August 18, 2014
Falsely Accused: The “Thieving” Magpie Shown To Have Little Interest In Shiny Objects
redOrbit Staff & Wire Reports - Your Universe Online
Despite its reputation in literature and folklore, researchers from the University of Exeter Centre for Research in Animal Behaviour (CRAB) have found no evidence that magpies are attracted to shiny objects.
“Magpies have been declared innocent after more than 200 years of being branded nature's thieves,” said Miranda Prynne of The Telegraph, adding that the new findings are contrary to “what centuries of folklore has taught us.” The findings held true for magpies tested both in captivity and in the wild, the researchers discovered.
Lead author Dr. Toni Shephard and her colleagues conducted a series of experiments using both magpies (Pica pica) obtained from a rescue center and wild birds found on the grounds of the university. They were exposed to both shiny items such as tin foil and non-shiny items, and the CRAB researchers recorded their reactions.
According to BBC News environmental analyst Roger Harrabin, some of the shiny items (which also included things like metal screws and small foil rings) were placed in a pile as-is, and some of them were covered in matte blue paint. A mound of edible nuts was also placed 30cm away.
Dr. Shephard and her colleagues conducted 64 tests, and found that magpies only picked up shiny objects on two occasions. Furthermore, the object was immediately discarded. The birds essentially ignored and avoided both the shiny objects and the blue ones, Harrabin reported, and were less likely to feed when those items were present.
“We did not find evidence of an unconditional attraction to shiny objects in magpies. Instead, all objects prompted responses indicating neophobia – fear of new things – in the birds,” explained Dr. Shephard.
“We suggest that humans notice when magpies occasionally pick up shiny objects because they believe the birds find them attractive, while it goes unnoticed when magpies interact with less eye-catching items,” she added in a statement. “It seems likely, therefore, that the folklore surrounding them is a result of cultural generalization and anecdotes rather than evidence.”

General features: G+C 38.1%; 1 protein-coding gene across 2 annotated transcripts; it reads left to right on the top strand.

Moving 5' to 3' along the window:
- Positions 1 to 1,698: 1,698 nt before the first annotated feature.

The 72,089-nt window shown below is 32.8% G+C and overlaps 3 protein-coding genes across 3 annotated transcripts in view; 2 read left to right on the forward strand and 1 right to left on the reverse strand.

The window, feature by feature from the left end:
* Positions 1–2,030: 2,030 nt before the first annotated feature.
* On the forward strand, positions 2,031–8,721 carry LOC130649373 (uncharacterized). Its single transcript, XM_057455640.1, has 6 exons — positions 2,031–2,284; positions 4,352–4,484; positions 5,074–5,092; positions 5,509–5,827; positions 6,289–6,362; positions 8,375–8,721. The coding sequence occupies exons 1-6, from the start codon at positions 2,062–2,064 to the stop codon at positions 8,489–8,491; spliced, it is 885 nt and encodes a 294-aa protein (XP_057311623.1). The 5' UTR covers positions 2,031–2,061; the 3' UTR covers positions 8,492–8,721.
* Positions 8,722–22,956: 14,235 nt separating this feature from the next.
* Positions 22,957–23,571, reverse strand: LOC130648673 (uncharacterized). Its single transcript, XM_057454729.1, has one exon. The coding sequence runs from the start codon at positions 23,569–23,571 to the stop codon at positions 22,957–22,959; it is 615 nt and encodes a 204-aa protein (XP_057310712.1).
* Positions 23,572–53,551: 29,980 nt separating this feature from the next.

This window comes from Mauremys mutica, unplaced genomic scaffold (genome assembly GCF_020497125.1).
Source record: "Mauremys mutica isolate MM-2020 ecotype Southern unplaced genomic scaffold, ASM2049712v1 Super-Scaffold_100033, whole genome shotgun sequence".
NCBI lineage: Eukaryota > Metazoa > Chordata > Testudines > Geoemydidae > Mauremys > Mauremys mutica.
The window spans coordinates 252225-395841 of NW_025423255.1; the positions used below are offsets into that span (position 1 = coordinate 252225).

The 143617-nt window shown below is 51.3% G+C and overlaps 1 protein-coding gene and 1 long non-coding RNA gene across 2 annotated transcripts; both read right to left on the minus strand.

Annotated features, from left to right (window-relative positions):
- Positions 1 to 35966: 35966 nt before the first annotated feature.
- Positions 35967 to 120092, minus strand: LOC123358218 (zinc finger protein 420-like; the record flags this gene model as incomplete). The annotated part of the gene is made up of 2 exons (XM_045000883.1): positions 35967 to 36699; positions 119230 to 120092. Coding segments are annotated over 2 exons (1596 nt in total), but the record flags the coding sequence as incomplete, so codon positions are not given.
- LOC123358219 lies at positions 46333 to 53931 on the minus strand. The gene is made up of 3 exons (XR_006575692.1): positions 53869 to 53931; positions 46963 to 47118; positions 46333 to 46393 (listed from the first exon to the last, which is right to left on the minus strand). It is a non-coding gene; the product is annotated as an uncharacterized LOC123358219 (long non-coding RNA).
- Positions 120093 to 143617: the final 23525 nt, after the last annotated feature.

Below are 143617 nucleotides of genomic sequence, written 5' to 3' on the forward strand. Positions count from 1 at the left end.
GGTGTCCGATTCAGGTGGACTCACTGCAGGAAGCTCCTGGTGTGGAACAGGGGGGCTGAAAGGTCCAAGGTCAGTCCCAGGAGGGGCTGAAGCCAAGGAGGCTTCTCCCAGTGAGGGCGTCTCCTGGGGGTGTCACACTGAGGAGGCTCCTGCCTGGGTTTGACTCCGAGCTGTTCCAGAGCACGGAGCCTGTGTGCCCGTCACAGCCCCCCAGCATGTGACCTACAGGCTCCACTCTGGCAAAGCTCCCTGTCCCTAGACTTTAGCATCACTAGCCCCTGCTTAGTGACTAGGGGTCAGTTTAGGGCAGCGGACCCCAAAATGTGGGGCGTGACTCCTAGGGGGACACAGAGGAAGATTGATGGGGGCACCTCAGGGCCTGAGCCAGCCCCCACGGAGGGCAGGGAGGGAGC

Furthermore, none of the captive birds tested at the animal sanctuary picked up any of the objects, shiny or otherwise. Given that the magpie showed no desire to steal shiny objects, it begs the question: how did it get the reputation of being nature’s thief (which Rachel Feltman of The Washington Post calls “such a long-held cliche that you probably hold it as fact”)?
“The mythology surrounding the birds has for centuries told how they line their nests with shiny and sparkling objects, which has led to many stories about magpies stealing priceless jewelry,” Prynne said. “The researchers believe the legend may have arisen after a magpie was spotted picking up a shiny object in the past.”
“Surprisingly little research has investigated the cognitive mechanisms of magpie behavior,” said co-author Dr Natalie Hempel de Ibarra. “Similarly to other large-brained members of the crow family with complex social systems, magpies are capable of sophisticated mental feats, such as mirror self-recognition, retrieval of hidden objects and remembering where and when they have hoarded what food item.”
“Here we demonstrate once more that they are smart – instead of being compulsively drawn towards shiny objects, magpies decide to keep a safe distance when these objects are novel and unexpected,” she added.
However, as BBC News explains, the research is not yet conclusive. Since the test required the use of fixed feeding stations, it means that the scientists were only able to observe “married” magpies that inhabit a specific location. Magpies that do not have a steady partner are far less predictable in their feeding habits, meaning that it is theoretically possible that they are the ones responsible for swiping those shiny objects.